Tiffany whips herself into a frenzy as Pat presses the wrong button, embodying and parodying the archetype of the girl interrupted. Lawrence transformed Tiffany into a compelling powder keg, far away from Ree Dolly’s quiet intensity.
5. American Hustle (2013)
Despite having the shortest screen time of the key quartet, Lawrence made just as much of an impression as her co-stars Amy Adams, Christian Bale, and Bradley Cooper. If “American Hustle” is a little diluted rewrite of “Goodfellas,” which the movie is in many ways, Lawrence becomes Lorraine Bracco, the wife who infiltrates a glamorous world of crime and discloses toothy desperation when the chip count begins to fall.
Bale’s con man refers to her as “the Picasso of passive-aggressive karate”. She gives the character a brassy showiness, weaselling her way through manipulation and rationalisation, all to ensure that she and her son are safe if her husband’s many cons go bad.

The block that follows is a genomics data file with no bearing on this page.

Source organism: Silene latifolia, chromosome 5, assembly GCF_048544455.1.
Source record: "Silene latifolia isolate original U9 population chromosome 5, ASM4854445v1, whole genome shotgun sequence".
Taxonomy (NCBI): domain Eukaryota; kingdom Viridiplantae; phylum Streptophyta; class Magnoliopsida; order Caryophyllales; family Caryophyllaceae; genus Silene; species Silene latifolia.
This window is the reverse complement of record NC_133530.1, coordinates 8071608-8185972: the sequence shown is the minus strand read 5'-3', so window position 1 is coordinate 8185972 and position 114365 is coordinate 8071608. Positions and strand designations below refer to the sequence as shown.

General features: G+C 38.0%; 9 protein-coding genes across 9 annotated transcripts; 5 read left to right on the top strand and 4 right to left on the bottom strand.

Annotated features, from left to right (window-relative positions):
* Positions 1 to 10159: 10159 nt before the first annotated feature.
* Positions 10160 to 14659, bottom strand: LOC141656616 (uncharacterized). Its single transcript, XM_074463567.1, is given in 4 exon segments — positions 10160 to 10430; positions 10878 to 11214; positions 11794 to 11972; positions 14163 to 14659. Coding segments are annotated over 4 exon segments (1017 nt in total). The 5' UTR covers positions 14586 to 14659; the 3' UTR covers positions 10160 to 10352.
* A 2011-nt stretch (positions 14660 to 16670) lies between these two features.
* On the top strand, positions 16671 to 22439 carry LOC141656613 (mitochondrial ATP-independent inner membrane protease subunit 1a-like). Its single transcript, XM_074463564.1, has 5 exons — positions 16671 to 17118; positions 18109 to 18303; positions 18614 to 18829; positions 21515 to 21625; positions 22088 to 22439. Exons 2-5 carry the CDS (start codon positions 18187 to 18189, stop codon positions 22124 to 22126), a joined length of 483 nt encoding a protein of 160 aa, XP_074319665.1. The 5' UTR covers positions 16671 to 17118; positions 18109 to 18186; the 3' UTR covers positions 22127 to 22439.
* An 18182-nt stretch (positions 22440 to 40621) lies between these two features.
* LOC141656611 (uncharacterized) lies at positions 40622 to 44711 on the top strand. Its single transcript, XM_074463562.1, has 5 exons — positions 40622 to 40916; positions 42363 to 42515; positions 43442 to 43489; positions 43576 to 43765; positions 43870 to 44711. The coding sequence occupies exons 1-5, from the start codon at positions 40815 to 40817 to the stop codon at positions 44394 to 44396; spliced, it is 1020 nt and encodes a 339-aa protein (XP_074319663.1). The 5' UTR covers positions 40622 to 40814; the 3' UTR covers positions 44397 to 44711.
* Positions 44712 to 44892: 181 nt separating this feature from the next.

When she expressed her scepticism for the newly invented microwave, which she refers to as a “scientific oven,” she gave the picture its single greatest line-read, and her period-appropriate va-va-voom white gown surely boosted ticket sales.
Lawrence did more than cement her place in the pantheon of vital actresses working today with “Silver Linings Playbook” and “American Hustle;” she established herself as a key component of a formula that hasn’t failed yet, and with December’s “Joy,” she’ll try to replicate that same magic.